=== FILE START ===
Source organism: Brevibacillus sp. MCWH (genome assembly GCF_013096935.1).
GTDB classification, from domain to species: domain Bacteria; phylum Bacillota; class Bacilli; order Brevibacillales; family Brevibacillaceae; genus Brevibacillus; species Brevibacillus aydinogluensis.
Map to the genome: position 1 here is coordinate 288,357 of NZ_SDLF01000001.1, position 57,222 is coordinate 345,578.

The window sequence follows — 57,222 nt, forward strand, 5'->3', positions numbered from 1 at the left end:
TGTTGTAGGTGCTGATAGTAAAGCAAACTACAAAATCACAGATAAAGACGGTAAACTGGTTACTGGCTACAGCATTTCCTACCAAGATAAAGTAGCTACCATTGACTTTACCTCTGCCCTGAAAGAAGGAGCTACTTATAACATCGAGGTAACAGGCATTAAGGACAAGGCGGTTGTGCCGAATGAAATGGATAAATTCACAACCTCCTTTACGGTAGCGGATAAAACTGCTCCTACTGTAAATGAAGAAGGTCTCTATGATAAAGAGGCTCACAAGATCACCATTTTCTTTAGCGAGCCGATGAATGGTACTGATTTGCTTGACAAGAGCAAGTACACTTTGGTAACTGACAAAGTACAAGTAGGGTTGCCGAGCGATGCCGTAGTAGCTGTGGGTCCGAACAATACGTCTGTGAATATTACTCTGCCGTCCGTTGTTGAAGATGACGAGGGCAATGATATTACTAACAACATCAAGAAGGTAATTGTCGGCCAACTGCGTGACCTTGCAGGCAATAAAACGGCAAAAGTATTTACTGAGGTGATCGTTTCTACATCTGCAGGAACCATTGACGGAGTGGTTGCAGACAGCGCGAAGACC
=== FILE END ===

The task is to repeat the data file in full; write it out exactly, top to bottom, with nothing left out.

Source organism: Brevibacillus sp. MCWH (genome assembly GCF_013096935.1).
GTDB classification, from domain to species: domain Bacteria; phylum Bacillota; class Bacilli; order Brevibacillales; family Brevibacillaceae; genus Brevibacillus; species Brevibacillus aydinogluensis.
Map to the genome: position 1 here is coordinate 288,357 of NZ_SDLF01000001.1, position 57,222 is coordinate 345,578.

The window sequence follows — 57,222 nt, forward strand, 5'->3', positions numbered from 1 at the left end:
TGTTGTAGGTGCTGATAGTAAAGCAAACTACAAAATCACAGATAAAGACGGTAAACTGGTTACTGGCTACAGCATTTCCTACCAAGATAAAGTAGCTACCATTGACTTTACCTCTGCCCTGAAAGAAGGAGCTACTTATAACATCGAGGTAACAGGCATTAAGGACAAGGCGGTTGTGCCGAATGAAATGGATAAATTCACAACCTCCTTTACGGTAGCGGATAAAACTGCTCCTACTGTAAATGAAGAAGGTCTCTATGATAAAGAGGCTCACAAGATCACCATTTTCTTTAGCGAGCCGATGAATGGTACTGATTTGCTTGACAAGAGCAAGTACACTTTGGTAACTGACAAAGTACAAGTAGGGTTGCCGAGCGATGCCGTAGTAGCTGTGGGTCCGAACAATACGTCTGTGAATATTACTCTGCCGTCCGTTGTTGAAGATGACGAGGGCAATGATATTACTAACAACATCAAGAAGGTAATTGTCGGCCAACTGCGTGACCTTGCAGGCAATAAAACGGCAAAAGTATTTACTGAGGTGATCGTTTCTACATCTGCAGGAACCATTGACGGAGTGGTTGCAGACAGCGCGAAGACC